Repression and punishment

Today I was talking to a woman who goes twice a week to visit her son, Pedro, who is serving 10 years in prison. Listening to her I began to understand how the family suffers. Pedro is in a jail built 100 years ago for a maximum of 1,800 men. Today it holds 7,000 inmates.

Pedro’s mother, like many other of the mens' relatives, began queuing at 2:00a.m to get in at 9:00a.m. In the rain, in the cold, they have no shelter. They bring clothes and food as there is never enough food provided in the jail. In spite of visitors being partly strip-searched - a degrading experience - drugs, cell phones and drink find their way inside.

A Repressive System

The system is one of repression and punishment. Up to 30 men at a time sleep in cells that were built for eight. They pool the food and take turns to cook. When they wash their clothes and hang them up over the passage way, they have to keep watch that they are not stolen to be sold for drugs.

Close living conditions with nothing to do, abysmal toilet facilities, various mental and physical complaints create a climate of unrest, fighting, and consuming drugs. Some of the men spend their time taking irons out of the beds, walls and stairs to make weapons like spears to fight each other, which leads to many injuries. In one week 203 were murdered.

In spite of these conditions one is surprised by the depth of faith, hope and solidarity that is to be found there among those who have a change of mind, heart and spirit. Those who recognize they have done wrong, and they are few, want to change their way of thinking and acting; they want a new life. But sadly, for the great majority life in this prison is a brutal affair where many give up all hope of new beginnings.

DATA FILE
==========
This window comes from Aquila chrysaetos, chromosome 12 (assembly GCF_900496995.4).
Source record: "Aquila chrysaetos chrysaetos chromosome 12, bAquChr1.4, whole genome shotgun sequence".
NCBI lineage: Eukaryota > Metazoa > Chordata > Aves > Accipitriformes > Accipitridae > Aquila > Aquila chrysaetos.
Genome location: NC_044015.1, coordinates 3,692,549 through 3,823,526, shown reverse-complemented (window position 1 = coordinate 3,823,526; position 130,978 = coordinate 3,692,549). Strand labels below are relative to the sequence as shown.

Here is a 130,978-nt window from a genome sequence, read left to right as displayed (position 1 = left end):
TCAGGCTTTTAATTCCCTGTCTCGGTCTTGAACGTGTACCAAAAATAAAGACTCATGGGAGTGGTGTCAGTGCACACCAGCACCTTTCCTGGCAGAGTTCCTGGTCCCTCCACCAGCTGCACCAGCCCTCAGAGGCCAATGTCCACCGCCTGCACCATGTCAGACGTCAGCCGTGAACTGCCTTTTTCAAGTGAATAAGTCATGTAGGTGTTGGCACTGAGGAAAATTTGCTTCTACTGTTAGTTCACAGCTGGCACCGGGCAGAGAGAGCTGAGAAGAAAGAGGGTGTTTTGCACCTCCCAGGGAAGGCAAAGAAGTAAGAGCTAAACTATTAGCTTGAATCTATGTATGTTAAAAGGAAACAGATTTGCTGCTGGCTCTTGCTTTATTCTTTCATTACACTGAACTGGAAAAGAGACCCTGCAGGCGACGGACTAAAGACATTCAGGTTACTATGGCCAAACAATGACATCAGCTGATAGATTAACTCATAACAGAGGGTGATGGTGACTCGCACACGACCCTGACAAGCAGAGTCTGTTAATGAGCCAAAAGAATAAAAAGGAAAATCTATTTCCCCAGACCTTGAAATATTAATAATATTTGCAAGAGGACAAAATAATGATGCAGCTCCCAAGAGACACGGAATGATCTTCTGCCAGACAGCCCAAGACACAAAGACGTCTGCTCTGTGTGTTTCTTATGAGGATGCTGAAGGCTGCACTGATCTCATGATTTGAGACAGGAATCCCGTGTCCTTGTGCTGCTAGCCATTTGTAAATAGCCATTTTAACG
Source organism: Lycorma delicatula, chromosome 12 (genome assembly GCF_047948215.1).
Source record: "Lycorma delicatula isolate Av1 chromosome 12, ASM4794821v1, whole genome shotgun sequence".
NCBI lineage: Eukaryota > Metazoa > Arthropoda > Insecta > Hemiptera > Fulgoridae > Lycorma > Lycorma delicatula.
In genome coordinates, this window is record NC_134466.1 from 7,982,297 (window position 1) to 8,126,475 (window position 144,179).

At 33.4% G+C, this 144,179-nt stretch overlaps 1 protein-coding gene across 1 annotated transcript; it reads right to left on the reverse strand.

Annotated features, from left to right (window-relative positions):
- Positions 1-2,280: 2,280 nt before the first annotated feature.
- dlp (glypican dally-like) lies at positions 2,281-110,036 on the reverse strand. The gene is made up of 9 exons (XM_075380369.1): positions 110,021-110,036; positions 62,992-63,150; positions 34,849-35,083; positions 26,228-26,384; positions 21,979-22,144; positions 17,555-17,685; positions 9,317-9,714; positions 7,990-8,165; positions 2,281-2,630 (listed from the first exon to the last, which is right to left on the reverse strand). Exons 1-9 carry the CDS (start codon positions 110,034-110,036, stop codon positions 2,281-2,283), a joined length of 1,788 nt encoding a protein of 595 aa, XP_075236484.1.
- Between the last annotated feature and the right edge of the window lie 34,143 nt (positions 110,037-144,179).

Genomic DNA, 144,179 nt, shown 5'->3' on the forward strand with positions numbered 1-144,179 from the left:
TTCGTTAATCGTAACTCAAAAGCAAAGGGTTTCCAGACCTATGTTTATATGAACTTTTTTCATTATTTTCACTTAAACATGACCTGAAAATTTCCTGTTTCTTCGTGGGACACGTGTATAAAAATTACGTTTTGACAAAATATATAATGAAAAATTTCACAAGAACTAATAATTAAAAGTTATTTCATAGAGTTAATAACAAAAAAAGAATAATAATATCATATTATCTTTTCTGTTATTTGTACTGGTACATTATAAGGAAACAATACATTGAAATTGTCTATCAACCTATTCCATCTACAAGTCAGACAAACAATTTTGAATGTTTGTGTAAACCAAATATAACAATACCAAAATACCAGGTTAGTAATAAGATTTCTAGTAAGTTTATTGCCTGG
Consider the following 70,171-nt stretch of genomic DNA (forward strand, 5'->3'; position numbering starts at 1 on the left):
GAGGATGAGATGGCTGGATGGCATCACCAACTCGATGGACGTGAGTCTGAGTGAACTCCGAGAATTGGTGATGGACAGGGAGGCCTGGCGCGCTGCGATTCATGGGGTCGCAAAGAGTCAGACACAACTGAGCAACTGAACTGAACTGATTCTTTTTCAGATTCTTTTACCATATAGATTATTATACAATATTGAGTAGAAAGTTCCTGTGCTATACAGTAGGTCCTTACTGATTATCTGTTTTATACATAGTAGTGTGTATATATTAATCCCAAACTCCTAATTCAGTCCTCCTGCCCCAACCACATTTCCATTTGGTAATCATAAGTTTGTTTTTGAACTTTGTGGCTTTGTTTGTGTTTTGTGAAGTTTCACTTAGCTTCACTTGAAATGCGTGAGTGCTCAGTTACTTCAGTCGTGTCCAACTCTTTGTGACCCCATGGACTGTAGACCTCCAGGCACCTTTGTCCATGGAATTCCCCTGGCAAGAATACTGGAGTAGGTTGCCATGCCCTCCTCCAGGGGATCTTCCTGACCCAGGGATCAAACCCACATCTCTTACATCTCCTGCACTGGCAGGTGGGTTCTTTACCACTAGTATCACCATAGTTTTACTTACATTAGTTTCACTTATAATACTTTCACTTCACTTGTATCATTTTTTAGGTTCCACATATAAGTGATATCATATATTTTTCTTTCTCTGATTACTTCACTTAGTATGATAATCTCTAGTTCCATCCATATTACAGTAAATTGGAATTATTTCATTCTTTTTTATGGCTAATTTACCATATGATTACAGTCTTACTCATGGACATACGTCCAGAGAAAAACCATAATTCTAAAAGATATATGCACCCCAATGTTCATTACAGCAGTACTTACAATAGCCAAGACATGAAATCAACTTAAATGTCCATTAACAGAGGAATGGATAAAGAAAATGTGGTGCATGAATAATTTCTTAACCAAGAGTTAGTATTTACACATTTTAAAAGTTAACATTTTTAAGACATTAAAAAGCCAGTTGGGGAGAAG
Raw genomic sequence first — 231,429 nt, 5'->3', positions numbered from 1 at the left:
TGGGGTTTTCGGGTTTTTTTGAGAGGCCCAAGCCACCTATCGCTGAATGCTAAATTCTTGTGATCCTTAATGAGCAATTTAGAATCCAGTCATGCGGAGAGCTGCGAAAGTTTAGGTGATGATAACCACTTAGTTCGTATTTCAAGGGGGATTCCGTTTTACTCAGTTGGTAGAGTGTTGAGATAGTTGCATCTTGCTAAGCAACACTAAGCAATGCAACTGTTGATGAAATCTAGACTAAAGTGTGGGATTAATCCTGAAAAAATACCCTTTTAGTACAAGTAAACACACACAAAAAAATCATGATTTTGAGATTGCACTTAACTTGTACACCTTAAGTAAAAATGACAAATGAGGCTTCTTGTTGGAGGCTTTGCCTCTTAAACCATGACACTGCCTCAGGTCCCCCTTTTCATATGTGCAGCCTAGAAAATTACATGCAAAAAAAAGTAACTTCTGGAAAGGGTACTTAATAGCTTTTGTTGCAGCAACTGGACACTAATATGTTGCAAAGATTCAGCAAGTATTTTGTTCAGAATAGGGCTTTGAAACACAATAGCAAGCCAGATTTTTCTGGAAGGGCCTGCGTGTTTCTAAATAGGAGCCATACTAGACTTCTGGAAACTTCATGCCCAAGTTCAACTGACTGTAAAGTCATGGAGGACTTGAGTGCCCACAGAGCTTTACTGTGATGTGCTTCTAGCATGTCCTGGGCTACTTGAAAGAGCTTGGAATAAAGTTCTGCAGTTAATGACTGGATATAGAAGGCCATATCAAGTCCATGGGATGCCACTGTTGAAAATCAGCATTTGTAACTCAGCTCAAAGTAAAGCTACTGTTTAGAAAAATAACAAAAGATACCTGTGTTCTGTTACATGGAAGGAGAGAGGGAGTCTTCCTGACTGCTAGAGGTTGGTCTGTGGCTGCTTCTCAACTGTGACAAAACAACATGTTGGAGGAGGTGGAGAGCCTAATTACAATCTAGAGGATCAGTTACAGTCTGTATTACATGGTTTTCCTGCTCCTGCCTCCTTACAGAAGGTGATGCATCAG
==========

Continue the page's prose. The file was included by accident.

New Beginnings for Juan

In another jail outside Santiago where there are 5,000 men, we said goodbye to Juan as he left for Bolivia after serving an eight years sentence. Over the last two years he worked in St Columban’s workshop where he learned a lot about copper work at the arts and crafts course. He also took a course in solar panelling. He made one for me and what a treat it is to have boiling water from the sun.

Throughout the last year Juan took four men each month and taught them all he had learned. With patience he even taught some of them to read and write. Juan felt  happy to be going; he was one of the lucky ones who had availed of the opportunity to learn something he could work at when he got back to his own people.

The fact that he was able to share his experience with others helped him in some small way to repair some of the damage he had done by working for 18 years in drug factories in different parts of the world. In Bolivia he will begin a new and better life.

Realising what damage has been done

One can never understand the mystery of life where there are some people who do a lot of damage and only fully realize it when they come to jail. As many say to me, “I had to come here to stop doing what I was doing when I was young; the dangers I was in and put others in.” Many see the hand of God in this. It's an opportunity for some to seek help to change, but others continue as they are and refuse any help that is offered.

What would Jesus do

I ask myself, ‘What would Jesus do?’ How would He relate to the Pedros and the Juan's in these prisons? To the innumerable men spaced out by drugs, brutalized by violence, alienated from warm human contact, sunk in despair? Every day I hear Him say, ‘I was in prison and you came…’

Maybe, in the end, that is all He asks of us - to simply be there for others.

Columban Sr Angela McKeever has served in Chile for almost 30 years.

Read more from The Far East, March 2012